Each week, we will feature a different Lynchburg Locavore and find out why eating local is so important to them.
Many of you have probably seen Tom Burford around the market on Wednesday and Saturdays because frankly he doesn’t know how not to come. He’s been coming to the market since 1942 and as he puts it, “old habits are hard to break.” Known internationally for his work with apples his most recent book is Apples of North America: Exceptional Varieties for Growers, Gardener, and Cooks and if you haven’t already, you can pick up your own copy inside the market. He’s been a locavore since before the word was even coined and here is what he had to say:
What do you like best about coming to the market?
Well honestly it’s hard for me to give a reason since I never really think about why I come. I’ve been coming since 1942 and frankly old habits are hard to break. My ancestors moved here in 1715 and started planting orchards which have been passed down through our family ever since. Coming to the market was just something we did. But I’ve seen the market ebb and flow- seen it go through a lot of changes. For instance right after WW2 was a dynamic time for the market. You could bring your own jars to fill up with milk, slabs of meat would be sitting out on tables, and you could even buy live chickens. Then the packaged food crisis started in the 60s and 70s and things really changed. It’s good to see where the market is now.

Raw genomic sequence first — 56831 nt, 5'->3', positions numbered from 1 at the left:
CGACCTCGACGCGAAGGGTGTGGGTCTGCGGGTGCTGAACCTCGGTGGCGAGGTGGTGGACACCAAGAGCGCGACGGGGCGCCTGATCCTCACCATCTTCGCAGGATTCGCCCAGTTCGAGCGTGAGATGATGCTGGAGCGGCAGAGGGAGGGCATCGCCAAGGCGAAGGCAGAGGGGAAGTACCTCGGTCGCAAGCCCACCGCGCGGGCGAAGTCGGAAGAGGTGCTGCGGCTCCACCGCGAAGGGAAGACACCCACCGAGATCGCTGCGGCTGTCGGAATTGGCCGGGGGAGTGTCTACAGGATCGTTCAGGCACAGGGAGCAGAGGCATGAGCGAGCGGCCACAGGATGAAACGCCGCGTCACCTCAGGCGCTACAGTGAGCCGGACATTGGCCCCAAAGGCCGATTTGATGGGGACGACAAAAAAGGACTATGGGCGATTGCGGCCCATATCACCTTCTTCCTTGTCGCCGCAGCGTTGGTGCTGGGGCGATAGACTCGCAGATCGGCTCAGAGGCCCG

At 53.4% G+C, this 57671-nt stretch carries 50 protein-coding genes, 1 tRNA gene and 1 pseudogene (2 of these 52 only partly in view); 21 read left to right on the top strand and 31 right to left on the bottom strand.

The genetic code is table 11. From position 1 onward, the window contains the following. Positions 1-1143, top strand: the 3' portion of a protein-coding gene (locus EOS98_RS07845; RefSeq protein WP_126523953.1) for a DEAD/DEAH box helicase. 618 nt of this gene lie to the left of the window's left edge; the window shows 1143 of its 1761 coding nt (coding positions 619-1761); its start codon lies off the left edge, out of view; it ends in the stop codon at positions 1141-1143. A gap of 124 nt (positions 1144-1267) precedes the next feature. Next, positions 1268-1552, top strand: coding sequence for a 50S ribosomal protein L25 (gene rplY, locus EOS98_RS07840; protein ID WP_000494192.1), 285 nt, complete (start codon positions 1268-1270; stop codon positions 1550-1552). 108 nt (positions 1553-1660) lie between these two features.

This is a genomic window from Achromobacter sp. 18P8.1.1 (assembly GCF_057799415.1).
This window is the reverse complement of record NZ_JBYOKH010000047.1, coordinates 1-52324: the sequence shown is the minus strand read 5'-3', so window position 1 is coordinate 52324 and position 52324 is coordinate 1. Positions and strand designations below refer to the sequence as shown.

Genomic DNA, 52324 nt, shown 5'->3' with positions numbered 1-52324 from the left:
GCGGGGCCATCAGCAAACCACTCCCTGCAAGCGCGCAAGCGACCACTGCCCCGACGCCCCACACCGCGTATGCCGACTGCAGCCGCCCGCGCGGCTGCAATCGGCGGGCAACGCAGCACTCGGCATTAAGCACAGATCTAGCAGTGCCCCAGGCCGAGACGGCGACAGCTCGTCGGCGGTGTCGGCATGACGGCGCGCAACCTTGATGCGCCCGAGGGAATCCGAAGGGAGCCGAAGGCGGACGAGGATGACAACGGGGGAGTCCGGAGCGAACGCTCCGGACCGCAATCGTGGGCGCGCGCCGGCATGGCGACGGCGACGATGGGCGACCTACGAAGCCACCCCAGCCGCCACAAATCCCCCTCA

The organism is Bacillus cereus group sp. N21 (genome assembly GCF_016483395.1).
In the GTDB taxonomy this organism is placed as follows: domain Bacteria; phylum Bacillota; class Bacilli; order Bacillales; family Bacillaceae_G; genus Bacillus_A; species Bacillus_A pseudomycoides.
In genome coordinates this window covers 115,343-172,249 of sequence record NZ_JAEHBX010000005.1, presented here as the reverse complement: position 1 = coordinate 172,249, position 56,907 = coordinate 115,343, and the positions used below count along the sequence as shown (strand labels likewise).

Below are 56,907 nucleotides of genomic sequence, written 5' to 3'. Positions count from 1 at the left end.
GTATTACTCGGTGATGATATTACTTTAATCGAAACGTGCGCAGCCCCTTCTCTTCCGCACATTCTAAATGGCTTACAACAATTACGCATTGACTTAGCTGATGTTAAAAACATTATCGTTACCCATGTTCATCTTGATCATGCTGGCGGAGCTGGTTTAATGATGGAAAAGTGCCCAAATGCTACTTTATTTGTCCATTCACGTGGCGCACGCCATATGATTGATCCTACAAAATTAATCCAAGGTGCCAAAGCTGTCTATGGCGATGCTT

Why do you choose to eat local food?
I’ve never eaten anything else. No matter where I live, Italy, California, Korea, Virginia- I eat local.
What’s your favorite fruit or vegetable?
Definitely a tree ripe peach. There’s nothing that even comes close. Each year I head out to the orchard and find the tree with the most bees. That’s where the best peach will be.
What are you going to make when you get home today?
Last Saturday I bought some Napa Cabbage from Eby’s Produce here at the market and made a delicious slaw. So when I get home today I’m going to make some Kimchi with the left over cabbage. I learned how to make it when I was stationed in Korea during the war and it’s one of my favorites.